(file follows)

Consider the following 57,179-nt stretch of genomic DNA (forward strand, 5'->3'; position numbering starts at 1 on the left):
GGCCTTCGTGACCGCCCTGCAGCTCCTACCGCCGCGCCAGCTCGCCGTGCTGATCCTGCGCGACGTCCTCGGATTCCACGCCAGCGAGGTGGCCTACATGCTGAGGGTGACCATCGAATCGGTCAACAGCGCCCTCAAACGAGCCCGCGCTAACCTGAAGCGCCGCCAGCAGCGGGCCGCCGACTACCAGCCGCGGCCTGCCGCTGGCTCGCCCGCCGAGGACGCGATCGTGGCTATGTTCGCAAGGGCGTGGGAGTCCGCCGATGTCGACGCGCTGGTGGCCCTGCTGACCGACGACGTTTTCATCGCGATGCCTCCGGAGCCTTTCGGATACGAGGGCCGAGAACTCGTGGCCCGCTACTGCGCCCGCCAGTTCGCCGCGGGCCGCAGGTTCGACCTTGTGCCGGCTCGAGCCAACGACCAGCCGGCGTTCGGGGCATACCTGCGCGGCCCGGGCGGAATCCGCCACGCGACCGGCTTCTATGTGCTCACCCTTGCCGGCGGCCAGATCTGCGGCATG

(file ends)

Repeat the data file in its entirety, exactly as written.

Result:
Consider the following 57,179-nt stretch of genomic DNA (forward strand, 5'->3'; position numbering starts at 1 on the left):
GGCCTTCGTGACCGCCCTGCAGCTCCTACCGCCGCGCCAGCTCGCCGTGCTGATCCTGCGCGACGTCCTCGGATTCCACGCCAGCGAGGTGGCCTACATGCTGAGGGTGACCATCGAATCGGTCAACAGCGCCCTCAAACGAGCCCGCGCTAACCTGAAGCGCCGCCAGCAGCGGGCCGCCGACTACCAGCCGCGGCCTGCCGCTGGCTCGCCCGCCGAGGACGCGATCGTGGCTATGTTCGCAAGGGCGTGGGAGTCCGCCGATGTCGACGCGCTGGTGGCCCTGCTGACCGACGACGTTTTCATCGCGATGCCTCCGGAGCCTTTCGGATACGAGGGCCGAGAACTCGTGGCCCGCTACTGCGCCCGCCAGTTCGCCGCGGGCCGCAGGTTCGACCTTGTGCCGGCTCGAGCCAACGACCAGCCGGCGTTCGGGGCATACCTGCGCGGCCCGGGCGGAATCCGCCACGCGACCGGCTTCTATGTGCTCACCCTTGCCGGCGGCCAGATCTGCGGCATG